1917: The NHL Is Founded, The NHA Suspends Operations 

NHL

In 1917, the National Hockey League was founded in Montreal, Canada with the Toronto Arenas, Ottowa Senators, Quebec Bulldogs, Montreal Canadiens, and Montreal Maroons. It immediately took the place of the National Hockey Association (NHA) which was founded in 1909 in Renfrew, Ontario. The NHA suspended its operations, and would cease to exist in 1918.’

Today, the NHL comprises 31 teams in both Canada and the United States, and the NHL’s Stanley Cup, which has been awarded to the winner of the league every season since 1917, is the oldest professional sports trophy in North America. 

1942: Casablanca Premieres At The Hollywood Theater, NYC

Casablanca, starring Humphrey Bogart and Ingrid Bergman, was based on an unproduced stage play by Murray Burnett and Joan Alison. It first premiered at The Hollywood Theater, NYC, on November 26, 1942. After its premiere, it received a wide release in January, 1943. Although it had a solid film run, it was not a spectacular commercial success during its initial release.

However, the film was critically adored, won the Academy Award for Best Picture, as well as the award for Best Director and Best Screenplay. In the following decades, Casablanca has become recognized as one of the greatest films of all time, was one of the first 25 films inducted by the United States National Film Registry in 1989.

1983: Brink’s-Mat Robbery, “The World’s Greatest Robbery” Occurs At Heathrow Airport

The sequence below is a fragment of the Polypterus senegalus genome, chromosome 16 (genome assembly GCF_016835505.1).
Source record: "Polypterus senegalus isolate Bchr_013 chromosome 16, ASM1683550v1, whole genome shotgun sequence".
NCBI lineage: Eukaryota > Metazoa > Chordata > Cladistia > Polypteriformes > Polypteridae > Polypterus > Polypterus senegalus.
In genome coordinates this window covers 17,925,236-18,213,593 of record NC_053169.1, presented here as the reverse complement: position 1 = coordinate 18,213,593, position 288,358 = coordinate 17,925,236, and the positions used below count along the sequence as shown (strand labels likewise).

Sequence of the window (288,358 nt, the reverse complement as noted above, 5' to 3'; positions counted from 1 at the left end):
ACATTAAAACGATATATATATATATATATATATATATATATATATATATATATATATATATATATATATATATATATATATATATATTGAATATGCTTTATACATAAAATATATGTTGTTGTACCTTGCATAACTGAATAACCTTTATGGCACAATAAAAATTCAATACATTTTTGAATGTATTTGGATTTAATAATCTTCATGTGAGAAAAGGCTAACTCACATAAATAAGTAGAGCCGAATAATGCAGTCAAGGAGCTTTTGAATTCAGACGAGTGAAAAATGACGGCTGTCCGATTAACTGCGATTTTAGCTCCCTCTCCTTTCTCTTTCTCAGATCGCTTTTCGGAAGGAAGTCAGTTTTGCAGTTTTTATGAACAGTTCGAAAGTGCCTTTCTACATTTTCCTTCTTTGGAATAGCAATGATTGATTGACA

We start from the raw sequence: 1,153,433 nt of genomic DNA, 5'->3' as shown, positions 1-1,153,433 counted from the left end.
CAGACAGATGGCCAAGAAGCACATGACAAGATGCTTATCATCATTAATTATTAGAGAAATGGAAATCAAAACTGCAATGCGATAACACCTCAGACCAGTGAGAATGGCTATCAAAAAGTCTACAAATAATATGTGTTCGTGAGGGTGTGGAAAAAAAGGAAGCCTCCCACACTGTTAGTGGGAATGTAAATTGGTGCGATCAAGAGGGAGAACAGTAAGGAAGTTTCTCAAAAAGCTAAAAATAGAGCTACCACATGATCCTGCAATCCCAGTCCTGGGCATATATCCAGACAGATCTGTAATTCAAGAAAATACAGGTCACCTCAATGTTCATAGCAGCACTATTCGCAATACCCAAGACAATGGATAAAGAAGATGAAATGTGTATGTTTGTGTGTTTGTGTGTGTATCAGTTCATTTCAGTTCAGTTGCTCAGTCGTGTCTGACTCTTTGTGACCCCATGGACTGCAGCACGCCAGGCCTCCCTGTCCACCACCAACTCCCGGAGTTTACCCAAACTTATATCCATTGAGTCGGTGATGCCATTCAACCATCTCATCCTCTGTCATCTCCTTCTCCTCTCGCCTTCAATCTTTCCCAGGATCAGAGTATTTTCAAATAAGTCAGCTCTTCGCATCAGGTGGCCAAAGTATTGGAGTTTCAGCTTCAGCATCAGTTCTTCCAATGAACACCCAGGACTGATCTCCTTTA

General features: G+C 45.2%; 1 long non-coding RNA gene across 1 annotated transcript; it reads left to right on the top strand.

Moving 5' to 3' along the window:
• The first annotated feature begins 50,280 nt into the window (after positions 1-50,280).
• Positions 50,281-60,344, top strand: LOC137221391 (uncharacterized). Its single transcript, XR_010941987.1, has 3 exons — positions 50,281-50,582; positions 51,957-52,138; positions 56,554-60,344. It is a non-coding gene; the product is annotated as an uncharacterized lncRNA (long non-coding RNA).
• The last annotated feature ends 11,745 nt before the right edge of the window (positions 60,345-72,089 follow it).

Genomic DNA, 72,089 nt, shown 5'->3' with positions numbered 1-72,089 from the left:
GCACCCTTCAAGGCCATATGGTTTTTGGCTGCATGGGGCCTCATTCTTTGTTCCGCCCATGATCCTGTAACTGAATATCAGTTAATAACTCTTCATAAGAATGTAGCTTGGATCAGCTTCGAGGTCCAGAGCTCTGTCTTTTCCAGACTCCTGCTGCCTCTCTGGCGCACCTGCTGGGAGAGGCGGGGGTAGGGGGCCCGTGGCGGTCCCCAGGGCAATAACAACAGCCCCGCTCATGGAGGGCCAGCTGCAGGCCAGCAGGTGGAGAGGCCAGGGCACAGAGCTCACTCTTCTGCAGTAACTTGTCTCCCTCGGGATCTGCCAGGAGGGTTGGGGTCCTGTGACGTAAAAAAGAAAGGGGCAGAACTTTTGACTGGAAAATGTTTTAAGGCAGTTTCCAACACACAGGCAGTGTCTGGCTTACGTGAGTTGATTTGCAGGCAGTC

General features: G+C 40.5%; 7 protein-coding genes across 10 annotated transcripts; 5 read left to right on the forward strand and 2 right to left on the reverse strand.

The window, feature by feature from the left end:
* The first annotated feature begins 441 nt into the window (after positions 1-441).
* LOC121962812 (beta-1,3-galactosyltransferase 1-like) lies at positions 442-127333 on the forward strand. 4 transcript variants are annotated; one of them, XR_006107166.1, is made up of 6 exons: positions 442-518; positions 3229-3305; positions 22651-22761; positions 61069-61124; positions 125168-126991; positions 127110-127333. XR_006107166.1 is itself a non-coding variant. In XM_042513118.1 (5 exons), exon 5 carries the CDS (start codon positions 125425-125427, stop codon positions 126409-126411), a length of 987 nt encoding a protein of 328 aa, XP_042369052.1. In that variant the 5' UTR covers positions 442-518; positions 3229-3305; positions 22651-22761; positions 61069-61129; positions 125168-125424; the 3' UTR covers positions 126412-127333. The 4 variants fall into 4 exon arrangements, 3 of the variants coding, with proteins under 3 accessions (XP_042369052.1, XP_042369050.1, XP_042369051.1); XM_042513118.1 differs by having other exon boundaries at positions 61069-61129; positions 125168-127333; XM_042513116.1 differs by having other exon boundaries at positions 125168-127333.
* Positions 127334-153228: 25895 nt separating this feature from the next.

Heathrow Airport

On November 1983 at the Brink’s-Mat Warehouse in Heathrow Airport, the Brink’s-Mat robbery – widely regarded as one of the largest and most successful heists in history – occurred. Six robbers broke into the warehouse in the early hours of the morning, threatening staff members by pouring gas over them and waving lit matches.

The staff revealed the combination to the vaults. The robbers, who expected to find about £3.2 million in cash in the vault, were surprised to find more than 3,000 kilograms of gold, as well as a large stock of diamonds. In the end, they escaped with £26 million in gold, diamonds, cash and other materials. 

In 2019 US Dollars, that’s equivalent to about $108 million – making this the most successful and highest-value robbery of all time. Two men, Brian Robinson and Kenneth Noye, were convicted of crimes related to the robbery – but the bulk of the gold has never been found.

Famous Birthdays On November 26

1861: Albert B. Fall

Albert B. Fall, who served as the Secretary of the Interior under President Warren G. Harding, was born in Frankfort, Kentucky on November 26, 1861. As a young man, he moved to the West due to his respiratory health issues, and then became a lawyer and was elected to the New Mexico House of Representatives, then became a Senator for New Mexico. 

In 1921, he was appointed the Secretary of the Interior. He is most infamous for his involvement in the “Teapot Dome” scandal, where he accepted bribes from his two friends, oilmen Harry F. Sinclair, and Edward L. Doheny to drill the Naval Reserves of Elk Hill, California without bidding. He was found guilty of conspiracy and bribery, and sentenced to a year in prison for his misconduct.